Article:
Tag Archives: gardening

Photo Friday: Three Butterflies

Butterfly season is winding down here in Tennessee. We may get a few fall species before the weather turns cold, but many of the summer regulars are gone now. We had a slow start to our butterfly watching, but in the last few weeks of summer we made up for it. I’ve posted other photos already, here, here, and here.

Today, I offer one more collection of images. The butterfly with the bold eye spots on the wings is a Common Buckeye, one of my favorites. The small yellow one is a Sleepy Orange, and the butterfly with the complex pattern has a name to match: the Variegated Fritillary.

I hope all of you have a wonderful weekend. Stay safe, be kind to one another. See you Monday.

Common Buckeye, by David B. Coe
Sleepy Orange, by David B. Coe
Variegated Fritillary, by David B. Coe

Photo Friday: Another Butterfly — Appalachian Brown

Welcome to this week’s Photo Friday post. Early in the summer, Nancy and I lamented the lack of butterflies in her garden, at least relative to recent years. Well, no more. The past few weeks have been butterfly-rich, and I have no doubt that I’ll be sharing more such photos with you in the weeks to come.

For today…

This lovely fellow, recently stopped by to hang out on the Black-Eyed Susans. He is an Appalachian Brown, a larger relative to the Little Wood Satyr I posted here back in late May. He’s a fairly unusual butterfly for an open garden, preferring moist, denser woodlands. But as you can see, he was very cooperative and let me get right up close for my photo.

It has been another crazed, disturbing week, and I, for one, am ready for a quiet, disconnected-from-the-world weekend. But today, once more, I am reminded that there is beauty and calm and solace to be found in the simple pleasures nature affords.

I wish you peace, laughter, and joy this Labor Day weekend. Be safe. Be kind to one another. Enjoy time with the people you love.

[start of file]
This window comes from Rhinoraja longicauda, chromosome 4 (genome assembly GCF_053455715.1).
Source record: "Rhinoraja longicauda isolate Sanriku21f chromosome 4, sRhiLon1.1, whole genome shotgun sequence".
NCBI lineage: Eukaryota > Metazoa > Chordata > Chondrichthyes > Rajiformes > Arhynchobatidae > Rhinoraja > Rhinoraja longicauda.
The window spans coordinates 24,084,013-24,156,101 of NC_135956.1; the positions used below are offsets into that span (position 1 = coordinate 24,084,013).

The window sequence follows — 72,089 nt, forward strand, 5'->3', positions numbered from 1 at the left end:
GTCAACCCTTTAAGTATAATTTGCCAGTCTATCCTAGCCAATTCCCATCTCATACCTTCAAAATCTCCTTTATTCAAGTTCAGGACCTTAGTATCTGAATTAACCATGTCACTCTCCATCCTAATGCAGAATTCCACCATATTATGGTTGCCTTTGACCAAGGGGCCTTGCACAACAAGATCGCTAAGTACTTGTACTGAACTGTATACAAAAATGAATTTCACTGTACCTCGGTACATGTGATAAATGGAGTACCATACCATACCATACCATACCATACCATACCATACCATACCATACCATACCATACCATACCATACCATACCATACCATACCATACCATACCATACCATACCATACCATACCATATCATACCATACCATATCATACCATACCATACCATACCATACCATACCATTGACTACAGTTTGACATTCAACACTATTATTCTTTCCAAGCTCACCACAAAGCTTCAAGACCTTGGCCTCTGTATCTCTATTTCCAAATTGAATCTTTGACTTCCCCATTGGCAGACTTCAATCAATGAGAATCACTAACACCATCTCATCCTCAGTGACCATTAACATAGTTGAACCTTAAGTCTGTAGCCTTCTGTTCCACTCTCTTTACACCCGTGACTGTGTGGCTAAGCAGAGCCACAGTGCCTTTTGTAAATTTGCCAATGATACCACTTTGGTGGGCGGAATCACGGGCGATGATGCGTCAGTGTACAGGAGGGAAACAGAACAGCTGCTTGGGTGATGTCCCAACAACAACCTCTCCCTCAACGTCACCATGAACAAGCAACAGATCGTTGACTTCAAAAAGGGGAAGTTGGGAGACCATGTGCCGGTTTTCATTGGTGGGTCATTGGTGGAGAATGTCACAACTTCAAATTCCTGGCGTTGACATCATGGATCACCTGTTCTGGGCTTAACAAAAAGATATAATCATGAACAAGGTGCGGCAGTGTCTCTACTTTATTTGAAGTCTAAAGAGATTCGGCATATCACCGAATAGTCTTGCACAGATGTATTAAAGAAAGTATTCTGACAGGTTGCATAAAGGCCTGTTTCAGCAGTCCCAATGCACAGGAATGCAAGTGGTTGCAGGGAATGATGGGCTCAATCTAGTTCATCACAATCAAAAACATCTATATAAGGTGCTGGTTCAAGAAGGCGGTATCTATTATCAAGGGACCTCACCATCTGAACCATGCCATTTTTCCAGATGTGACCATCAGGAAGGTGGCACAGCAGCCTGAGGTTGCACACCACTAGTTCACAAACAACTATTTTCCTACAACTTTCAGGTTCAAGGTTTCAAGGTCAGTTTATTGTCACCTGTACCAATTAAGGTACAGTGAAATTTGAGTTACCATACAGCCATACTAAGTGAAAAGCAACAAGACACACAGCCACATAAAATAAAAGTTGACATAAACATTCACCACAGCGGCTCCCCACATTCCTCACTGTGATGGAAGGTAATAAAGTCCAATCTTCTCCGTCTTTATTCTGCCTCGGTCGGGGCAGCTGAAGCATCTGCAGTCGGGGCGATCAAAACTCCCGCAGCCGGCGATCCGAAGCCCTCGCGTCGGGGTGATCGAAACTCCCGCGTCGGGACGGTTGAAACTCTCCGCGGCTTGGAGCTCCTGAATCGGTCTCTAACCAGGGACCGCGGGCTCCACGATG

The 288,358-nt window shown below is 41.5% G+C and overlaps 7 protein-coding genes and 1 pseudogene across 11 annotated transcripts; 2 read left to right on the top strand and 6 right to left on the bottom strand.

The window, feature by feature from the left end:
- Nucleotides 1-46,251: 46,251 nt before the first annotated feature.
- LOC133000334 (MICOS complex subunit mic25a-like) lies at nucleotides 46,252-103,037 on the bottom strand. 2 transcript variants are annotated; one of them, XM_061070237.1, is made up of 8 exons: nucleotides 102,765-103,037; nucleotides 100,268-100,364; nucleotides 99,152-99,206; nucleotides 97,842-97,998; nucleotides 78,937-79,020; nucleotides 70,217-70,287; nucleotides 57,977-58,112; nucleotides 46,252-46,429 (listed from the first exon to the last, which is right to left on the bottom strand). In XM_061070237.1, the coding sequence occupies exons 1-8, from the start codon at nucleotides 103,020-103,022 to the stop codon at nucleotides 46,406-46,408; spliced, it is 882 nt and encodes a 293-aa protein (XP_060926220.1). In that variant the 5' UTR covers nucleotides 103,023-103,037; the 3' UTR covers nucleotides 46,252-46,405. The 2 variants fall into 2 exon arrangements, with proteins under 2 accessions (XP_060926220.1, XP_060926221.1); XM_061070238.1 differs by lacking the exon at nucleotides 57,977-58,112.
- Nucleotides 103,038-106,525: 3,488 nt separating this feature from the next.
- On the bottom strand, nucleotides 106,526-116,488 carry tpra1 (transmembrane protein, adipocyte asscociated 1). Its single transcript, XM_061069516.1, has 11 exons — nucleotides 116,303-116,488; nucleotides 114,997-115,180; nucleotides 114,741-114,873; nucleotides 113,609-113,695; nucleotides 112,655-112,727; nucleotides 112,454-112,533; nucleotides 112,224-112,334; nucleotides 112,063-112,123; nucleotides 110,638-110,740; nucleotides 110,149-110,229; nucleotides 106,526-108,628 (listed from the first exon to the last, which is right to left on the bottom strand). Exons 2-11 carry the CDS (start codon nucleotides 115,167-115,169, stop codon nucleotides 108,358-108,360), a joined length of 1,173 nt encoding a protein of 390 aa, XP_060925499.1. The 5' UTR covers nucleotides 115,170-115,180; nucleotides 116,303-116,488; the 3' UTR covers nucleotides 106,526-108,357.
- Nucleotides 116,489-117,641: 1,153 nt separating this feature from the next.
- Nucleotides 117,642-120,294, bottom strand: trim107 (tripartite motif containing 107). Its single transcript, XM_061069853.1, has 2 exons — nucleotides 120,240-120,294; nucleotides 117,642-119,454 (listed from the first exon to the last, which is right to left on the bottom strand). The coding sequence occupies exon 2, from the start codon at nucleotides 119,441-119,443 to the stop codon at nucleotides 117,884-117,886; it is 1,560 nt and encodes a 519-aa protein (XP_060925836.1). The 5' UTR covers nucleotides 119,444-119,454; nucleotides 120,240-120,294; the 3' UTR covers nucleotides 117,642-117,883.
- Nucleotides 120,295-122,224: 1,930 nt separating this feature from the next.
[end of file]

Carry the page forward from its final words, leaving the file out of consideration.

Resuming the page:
Appalachian Brown, by David B. Coe

Photo Friday: Silvery Checkerspot

Another crazy week gone by, another month in the books for 2020: the year that lasted forever and yet somehow flew by. I honestly don’t understand what has happened to my sense of time.

This butterfly has been hanging around in Nancy’s garden, mostly on the Cheyenne Spirit Echinacea, with two of his friends. He is a Silvery Checkerspot, a not-so-common garden and open country butterfly that can be found in much of the Eastern U.S. With his wings open, he is barely two inches across. I won’t tell you how many photos I had to take of him to get a couple of good ones. Let’s just say he wasn’t the most cooperative butterfly I’ve ever encountered…

Wishing you a wonderful weekend. Be well, be good to one another.Silvery Checkerspot I, by David B. Coe

Silvery Checkerspot II, by David B. Coe

Photo Friday: Nancy’s Garden

Once again, the weekend is upon us. Here on the Cumberland Plateau, we have moved decisively into the hot, humid days of summer. Warm nights, steamy days, afternoon thunderstorms, the rise and fall of cicada trill, the nighttime drone of katydids.

Nancy’s flower garden is in fine form — next week I should have photos of her huge patch of black-eyed Susans. This week, though, it’s her coneflowers — specifically a breed called Cheyenne spirit echinacea — her daisies, and her purple calla lily. The echinaceas are a particular favorite of mine. They’re a bit finer in form than wild coneflower, they bloom in a variety of colors, and butterflies love them.

Wishing you a wonderful, safe, healthy weekend. Be kind to one another.

Echinacea, by David B. Coe Daisy After Rain, by David B. Coe Calla Lily, by David B. Coe

Photo Friday: Climbing Color

Another week coming to a close and another photo to send you off into your weekend. We have grown accustomed to the annual rhythms of Nancy’s gorgeous flower garden, and this time of June is when her Clematis bloom. They are one of my very favorites. Climbers, a bit wild and unruly, with spectacular blooms. Enjoy!

Wishing you a wonderful weekend. As always, stay safe and be kind to one another.

Clematis Blooms, by David B. Coe